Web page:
6. Adopt-A-Trail program with four-wheeling enthusiasts - the Bakersfield Trailblazers:  http://www.bakersfieldtrailblazers.org/ are a local group that lead like-minded volunteers to help maintain Forest Service off-roading opportunities in the area.
  7. Sign up for a Pacific Crest Trail Volunteer Vacations working on the Sequoia. For more details go online to www.pcta.orgVolunteering via horseback - The Backcountry Horseman of California lead volunteer trail maintenance trips into the Sequoia National Forest and many other public lands around the state.  Go to their website for moreinformation:  http://www.bchcalifornia.org/
  8. Marketing the Giant Sequoia National Monument - The Sequoia National Forest has spearheaded a new strategic approach to managing the Giant Sequoia National Monument (Monument)in The Marketing Action Plan. Our goal is to establish a new identity in managing the Monument, and seek new and innovative ways to portray the Monument as a unique and special place. We began with a team of employees to gather ideas, formulate strategies, and identify opportunities for implementing the marketing plan. Please take a moment and read through the Marketing Action Plan. We welcome your ideas and comments. Please contact Denise Alonzo by e-mail at: dalonzo@fs.fed.us.
  9. The Interpretative Plan for the Sequoia National Forest and Giant Sequoia National Monument will guide the development and implementation of interpretive exhibits and services for the forest and the Monument. The plan establishes interpretive goals, objectives, themes, topics, and important storylines for twelve recreation settings; provides an action plan, media recommendations, and design guidelines for interpretive efforts; and provides tools to help forest interpreters. Please take a moment to read through the Interpretive Plan and share your comments with Mary Cole at (559)784-1500 ext. 1133.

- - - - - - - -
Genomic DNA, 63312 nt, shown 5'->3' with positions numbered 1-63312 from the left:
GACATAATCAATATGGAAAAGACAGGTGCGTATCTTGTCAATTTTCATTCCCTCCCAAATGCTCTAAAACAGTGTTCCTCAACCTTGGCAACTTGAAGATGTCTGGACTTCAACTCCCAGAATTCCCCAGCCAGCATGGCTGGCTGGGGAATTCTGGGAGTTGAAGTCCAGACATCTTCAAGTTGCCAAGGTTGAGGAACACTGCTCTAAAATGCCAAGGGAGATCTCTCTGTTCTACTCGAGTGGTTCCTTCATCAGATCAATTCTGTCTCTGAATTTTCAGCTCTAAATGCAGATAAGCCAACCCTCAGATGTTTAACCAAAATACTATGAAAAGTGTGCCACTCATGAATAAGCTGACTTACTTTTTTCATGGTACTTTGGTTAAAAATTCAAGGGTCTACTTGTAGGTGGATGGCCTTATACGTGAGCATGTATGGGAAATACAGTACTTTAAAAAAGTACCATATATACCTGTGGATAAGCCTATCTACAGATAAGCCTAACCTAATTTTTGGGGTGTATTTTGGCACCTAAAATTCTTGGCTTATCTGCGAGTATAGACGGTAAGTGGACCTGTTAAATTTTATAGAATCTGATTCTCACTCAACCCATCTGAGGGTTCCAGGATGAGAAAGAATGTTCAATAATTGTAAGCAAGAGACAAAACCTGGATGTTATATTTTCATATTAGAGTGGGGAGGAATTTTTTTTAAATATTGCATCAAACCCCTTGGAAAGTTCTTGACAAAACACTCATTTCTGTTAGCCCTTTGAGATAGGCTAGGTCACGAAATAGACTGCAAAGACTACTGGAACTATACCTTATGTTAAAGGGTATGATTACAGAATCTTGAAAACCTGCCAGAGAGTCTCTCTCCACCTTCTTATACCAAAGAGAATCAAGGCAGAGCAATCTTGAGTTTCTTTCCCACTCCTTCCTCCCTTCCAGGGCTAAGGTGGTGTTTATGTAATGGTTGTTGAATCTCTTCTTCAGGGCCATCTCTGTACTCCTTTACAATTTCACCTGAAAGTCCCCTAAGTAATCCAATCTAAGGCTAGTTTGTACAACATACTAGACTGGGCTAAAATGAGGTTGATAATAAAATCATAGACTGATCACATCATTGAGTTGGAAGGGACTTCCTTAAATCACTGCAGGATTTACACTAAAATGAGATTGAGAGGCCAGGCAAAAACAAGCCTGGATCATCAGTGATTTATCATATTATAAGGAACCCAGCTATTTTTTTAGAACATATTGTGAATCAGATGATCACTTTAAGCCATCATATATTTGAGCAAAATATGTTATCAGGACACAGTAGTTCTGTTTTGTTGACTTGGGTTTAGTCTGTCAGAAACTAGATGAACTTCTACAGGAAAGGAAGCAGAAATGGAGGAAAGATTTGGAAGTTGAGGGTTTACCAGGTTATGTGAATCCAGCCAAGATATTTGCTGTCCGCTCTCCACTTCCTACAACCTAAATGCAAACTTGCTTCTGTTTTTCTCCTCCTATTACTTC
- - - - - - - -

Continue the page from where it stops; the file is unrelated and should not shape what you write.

10. The Sequoia Monument Recreation Council, Inc.(SMRC) recently emerged from collaboration on the Giant Sequoia National Monument as a non-profit 501c3 corporation. The SMRC's mission is to engage in community-based collaborative activities that promote public caring for forest lands; establish and maintain partnerships; work to enhance the Monument's natural and human ecosystems and objects of interest; and promote numerous activities. Please plan to join SMRC in marketing and caring for the Monument. Please contact Nancy Ruthenbeck by e-mail at nruthenbeck@fs.fed.us for more information.
  11. Kern River Cleanups - This tumbling river begins in the high Sierra near Mt. Whitney and meanders in its "Wild & Scenic" section. Help keep it pristine by joining in on the river cleanup events in May, July, and September (Kern Valley Pride Day). Please contact the Kern River Ranger District office at (760) 376-3781 ext. 0, and check the monthly events calendar on our home page, for more information.
  12. Tule River Cleanups - A partnership with Community Services Employment Training (CSET) and WildPlaces has targeted funding, education, student training, and natural resource projects to restore, improve, and manage the Tule River. The focus is on the diversity of people who use the Tule River and teaching them how to take care of this beautiful natural resource. Join the dedicated volunteers of the Tule River Team in ongoing cleanup efforts and providing community education essential to the protection of the river. Through the Rio Limpio (Clean River) Project, WildPlaces organizes volunteer hike and bike river cleanup events at high-use areas during the late spring and summer and late spring to pick up trash and build community awareness. Please check the monthly events calendar on our home page or contact Denise Alonzo by e-mail at dalonzo@fs.fed.us for more information.